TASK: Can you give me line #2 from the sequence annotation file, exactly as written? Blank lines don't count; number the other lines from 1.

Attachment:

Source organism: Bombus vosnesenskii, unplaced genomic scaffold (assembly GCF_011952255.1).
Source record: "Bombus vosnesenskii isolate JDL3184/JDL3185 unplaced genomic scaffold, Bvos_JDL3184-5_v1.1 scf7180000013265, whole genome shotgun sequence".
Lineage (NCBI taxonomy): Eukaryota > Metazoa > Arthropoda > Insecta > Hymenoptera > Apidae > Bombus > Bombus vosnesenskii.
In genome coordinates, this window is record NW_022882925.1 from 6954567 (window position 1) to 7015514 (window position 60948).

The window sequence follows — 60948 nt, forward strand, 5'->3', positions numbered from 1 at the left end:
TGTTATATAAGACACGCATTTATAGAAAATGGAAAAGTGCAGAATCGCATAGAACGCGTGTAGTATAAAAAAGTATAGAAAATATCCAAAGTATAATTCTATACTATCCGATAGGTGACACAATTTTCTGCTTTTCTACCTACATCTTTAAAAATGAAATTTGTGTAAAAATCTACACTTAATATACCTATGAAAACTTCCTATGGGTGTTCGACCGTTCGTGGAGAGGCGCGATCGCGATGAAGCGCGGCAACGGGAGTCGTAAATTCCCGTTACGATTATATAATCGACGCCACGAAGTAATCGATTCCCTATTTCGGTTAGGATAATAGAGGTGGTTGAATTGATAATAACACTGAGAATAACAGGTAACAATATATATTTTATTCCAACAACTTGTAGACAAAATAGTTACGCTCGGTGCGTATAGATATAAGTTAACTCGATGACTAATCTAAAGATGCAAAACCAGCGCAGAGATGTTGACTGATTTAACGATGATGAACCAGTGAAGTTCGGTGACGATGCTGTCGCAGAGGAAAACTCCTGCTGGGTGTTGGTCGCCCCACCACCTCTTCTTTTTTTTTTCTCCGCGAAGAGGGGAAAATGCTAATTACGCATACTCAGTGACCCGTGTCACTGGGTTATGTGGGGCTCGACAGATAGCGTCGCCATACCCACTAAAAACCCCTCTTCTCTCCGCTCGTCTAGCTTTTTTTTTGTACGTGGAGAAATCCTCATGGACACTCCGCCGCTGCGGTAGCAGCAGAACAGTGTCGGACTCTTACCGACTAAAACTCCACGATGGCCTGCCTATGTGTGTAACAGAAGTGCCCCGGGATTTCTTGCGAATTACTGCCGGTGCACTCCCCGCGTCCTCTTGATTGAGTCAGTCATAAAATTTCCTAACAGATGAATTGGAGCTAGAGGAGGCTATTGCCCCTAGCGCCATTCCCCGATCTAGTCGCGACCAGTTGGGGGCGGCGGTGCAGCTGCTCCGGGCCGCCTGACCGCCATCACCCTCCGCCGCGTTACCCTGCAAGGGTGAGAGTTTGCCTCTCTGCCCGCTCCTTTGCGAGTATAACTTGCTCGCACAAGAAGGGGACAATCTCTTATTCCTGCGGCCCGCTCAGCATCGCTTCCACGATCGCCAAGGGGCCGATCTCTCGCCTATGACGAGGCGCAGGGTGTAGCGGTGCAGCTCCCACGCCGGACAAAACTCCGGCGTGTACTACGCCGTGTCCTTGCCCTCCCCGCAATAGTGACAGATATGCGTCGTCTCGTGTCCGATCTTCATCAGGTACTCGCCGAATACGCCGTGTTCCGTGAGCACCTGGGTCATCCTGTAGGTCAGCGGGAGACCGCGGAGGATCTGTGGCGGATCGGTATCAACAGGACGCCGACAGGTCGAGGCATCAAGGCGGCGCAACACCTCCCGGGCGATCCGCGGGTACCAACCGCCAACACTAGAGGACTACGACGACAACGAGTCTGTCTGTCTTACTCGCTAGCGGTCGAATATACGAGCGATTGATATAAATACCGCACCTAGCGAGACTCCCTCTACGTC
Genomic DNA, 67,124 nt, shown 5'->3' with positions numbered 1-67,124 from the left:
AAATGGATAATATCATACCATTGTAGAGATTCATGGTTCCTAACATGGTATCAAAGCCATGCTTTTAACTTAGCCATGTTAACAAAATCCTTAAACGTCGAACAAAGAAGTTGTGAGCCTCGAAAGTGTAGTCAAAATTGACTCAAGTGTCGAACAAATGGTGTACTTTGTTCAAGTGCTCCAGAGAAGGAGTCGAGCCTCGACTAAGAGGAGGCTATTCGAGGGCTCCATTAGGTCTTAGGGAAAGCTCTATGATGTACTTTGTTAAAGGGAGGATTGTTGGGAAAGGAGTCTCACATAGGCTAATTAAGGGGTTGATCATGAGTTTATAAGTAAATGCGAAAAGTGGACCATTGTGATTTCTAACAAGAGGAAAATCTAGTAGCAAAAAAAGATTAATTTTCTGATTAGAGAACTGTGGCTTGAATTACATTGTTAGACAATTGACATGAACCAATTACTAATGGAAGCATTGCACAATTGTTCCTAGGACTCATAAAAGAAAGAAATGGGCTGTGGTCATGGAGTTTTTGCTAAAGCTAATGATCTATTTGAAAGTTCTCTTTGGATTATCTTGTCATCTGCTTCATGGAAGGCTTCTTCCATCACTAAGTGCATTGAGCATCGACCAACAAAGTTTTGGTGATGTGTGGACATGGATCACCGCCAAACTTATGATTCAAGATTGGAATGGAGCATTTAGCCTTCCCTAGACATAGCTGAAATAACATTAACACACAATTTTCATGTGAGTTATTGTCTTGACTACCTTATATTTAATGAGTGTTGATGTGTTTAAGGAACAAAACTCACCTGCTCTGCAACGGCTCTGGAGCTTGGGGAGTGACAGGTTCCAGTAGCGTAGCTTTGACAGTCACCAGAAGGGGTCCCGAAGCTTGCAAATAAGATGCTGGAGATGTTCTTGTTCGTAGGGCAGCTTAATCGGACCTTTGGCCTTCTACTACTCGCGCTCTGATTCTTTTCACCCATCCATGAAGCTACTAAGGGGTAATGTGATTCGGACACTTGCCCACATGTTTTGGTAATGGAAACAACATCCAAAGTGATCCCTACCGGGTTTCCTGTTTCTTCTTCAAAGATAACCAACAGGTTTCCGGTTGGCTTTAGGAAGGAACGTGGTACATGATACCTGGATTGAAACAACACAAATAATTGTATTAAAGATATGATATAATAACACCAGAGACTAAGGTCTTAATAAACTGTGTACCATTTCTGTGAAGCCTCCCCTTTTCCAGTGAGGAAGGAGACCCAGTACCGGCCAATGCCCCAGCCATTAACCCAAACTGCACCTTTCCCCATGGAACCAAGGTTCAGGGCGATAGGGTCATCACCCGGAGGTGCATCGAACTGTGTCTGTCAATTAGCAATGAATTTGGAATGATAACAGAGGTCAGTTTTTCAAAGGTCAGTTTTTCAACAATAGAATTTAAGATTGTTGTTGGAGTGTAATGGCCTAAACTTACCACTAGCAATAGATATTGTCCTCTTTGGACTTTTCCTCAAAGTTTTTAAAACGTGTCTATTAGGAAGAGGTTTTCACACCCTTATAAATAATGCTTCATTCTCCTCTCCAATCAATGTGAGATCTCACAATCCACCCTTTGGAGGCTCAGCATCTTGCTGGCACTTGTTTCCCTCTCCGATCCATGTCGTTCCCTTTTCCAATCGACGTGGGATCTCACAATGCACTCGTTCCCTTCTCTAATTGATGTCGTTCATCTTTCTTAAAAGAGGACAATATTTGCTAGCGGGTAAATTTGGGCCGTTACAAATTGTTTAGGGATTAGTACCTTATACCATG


Source record: "Bombus vosnesenskii isolate JDL3184/JDL3185 unplaced genomic scaffold, Bvos_JDL3184-5_v1.1 scf7180000013265, whole genome shotgun sequence".